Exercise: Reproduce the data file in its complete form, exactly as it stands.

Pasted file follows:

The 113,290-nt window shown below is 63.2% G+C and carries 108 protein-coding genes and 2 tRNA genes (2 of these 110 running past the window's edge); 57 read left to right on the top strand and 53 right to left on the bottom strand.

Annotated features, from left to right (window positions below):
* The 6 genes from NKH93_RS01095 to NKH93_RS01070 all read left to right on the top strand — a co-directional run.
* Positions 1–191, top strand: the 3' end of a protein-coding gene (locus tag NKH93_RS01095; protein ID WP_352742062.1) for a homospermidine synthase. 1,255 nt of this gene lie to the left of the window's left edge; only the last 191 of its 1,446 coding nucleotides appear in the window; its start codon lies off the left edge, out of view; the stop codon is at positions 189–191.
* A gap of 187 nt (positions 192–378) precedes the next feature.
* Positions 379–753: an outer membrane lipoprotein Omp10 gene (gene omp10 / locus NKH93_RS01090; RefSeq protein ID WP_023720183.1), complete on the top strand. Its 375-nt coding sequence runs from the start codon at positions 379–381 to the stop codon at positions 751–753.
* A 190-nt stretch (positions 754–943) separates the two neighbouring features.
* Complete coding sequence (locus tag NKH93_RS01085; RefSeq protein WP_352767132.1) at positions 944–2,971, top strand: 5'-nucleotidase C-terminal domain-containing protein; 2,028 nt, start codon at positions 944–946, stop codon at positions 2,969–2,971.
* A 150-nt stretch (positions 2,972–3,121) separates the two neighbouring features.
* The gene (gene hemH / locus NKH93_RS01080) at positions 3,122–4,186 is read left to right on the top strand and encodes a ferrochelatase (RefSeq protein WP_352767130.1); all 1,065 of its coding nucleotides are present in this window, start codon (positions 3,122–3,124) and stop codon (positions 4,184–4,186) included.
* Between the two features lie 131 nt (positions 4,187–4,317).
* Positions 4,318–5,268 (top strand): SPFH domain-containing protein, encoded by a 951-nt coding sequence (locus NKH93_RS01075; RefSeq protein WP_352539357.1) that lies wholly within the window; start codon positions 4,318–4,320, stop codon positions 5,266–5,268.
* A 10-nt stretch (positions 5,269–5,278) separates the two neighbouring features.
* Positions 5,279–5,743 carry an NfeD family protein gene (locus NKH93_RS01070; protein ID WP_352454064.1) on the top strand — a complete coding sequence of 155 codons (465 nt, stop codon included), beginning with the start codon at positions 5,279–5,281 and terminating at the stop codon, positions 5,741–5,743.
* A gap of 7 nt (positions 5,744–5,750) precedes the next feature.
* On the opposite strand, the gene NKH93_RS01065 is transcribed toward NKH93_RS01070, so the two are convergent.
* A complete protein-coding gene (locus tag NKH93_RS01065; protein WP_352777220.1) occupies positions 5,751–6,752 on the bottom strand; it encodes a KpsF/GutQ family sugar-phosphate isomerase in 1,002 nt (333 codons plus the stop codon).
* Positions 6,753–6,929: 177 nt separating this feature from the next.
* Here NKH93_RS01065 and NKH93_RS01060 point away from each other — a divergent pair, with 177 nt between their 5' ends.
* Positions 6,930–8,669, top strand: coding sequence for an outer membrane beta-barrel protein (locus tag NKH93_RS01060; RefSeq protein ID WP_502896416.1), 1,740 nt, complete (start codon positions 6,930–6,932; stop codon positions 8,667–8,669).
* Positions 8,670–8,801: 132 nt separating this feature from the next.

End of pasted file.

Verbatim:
The 113,290-nt window shown below is 63.2% G+C and carries 108 protein-coding genes and 2 tRNA genes (2 of these 110 running past the window's edge); 57 read left to right on the top strand and 53 right to left on the bottom strand.

Annotated features, from left to right (window positions below):
* The 6 genes from NKH93_RS01095 to NKH93_RS01070 all read left to right on the top strand — a co-directional run.
* Positions 1–191, top strand: the 3' end of a protein-coding gene (locus tag NKH93_RS01095; protein ID WP_352742062.1) for a homospermidine synthase. 1,255 nt of this gene lie to the left of the window's left edge; only the last 191 of its 1,446 coding nucleotides appear in the window; its start codon lies off the left edge, out of view; the stop codon is at positions 189–191.
* A gap of 187 nt (positions 192–378) precedes the next feature.
* Positions 379–753: an outer membrane lipoprotein Omp10 gene (gene omp10 / locus NKH93_RS01090; RefSeq protein ID WP_023720183.1), complete on the top strand. Its 375-nt coding sequence runs from the start codon at positions 379–381 to the stop codon at positions 751–753.
* A 190-nt stretch (positions 754–943) separates the two neighbouring features.
* Complete coding sequence (locus tag NKH93_RS01085; RefSeq protein WP_352767132.1) at positions 944–2,971, top strand: 5'-nucleotidase C-terminal domain-containing protein; 2,028 nt, start codon at positions 944–946, stop codon at positions 2,969–2,971.
* A 150-nt stretch (positions 2,972–3,121) separates the two neighbouring features.
* The gene (gene hemH / locus NKH93_RS01080) at positions 3,122–4,186 is read left to right on the top strand and encodes a ferrochelatase (RefSeq protein WP_352767130.1); all 1,065 of its coding nucleotides are present in this window, start codon (positions 3,122–3,124) and stop codon (positions 4,184–4,186) included.
* Between the two features lie 131 nt (positions 4,187–4,317).
* Positions 4,318–5,268 (top strand): SPFH domain-containing protein, encoded by a 951-nt coding sequence (locus NKH93_RS01075; RefSeq protein WP_352539357.1) that lies wholly within the window; start codon positions 4,318–4,320, stop codon positions 5,266–5,268.
* A 10-nt stretch (positions 5,269–5,278) separates the two neighbouring features.
* Positions 5,279–5,743 carry an NfeD family protein gene (locus NKH93_RS01070; protein ID WP_352454064.1) on the top strand — a complete coding sequence of 155 codons (465 nt, stop codon included), beginning with the start codon at positions 5,279–5,281 and terminating at the stop codon, positions 5,741–5,743.
* A gap of 7 nt (positions 5,744–5,750) precedes the next feature.
* On the opposite strand, the gene NKH93_RS01065 is transcribed toward NKH93_RS01070, so the two are convergent.
* A complete protein-coding gene (locus tag NKH93_RS01065; protein WP_352777220.1) occupies positions 5,751–6,752 on the bottom strand; it encodes a KpsF/GutQ family sugar-phosphate isomerase in 1,002 nt (333 codons plus the stop codon).
* Positions 6,753–6,929: 177 nt separating this feature from the next.
* Here NKH93_RS01065 and NKH93_RS01060 point away from each other — a divergent pair, with 177 nt between their 5' ends.
* Positions 6,930–8,669, top strand: coding sequence for an outer membrane beta-barrel protein (locus tag NKH93_RS01060; RefSeq protein ID WP_502896416.1), 1,740 nt, complete (start codon positions 6,930–6,932; stop codon positions 8,667–8,669).
* Positions 8,670–8,801: 132 nt separating this feature from the next.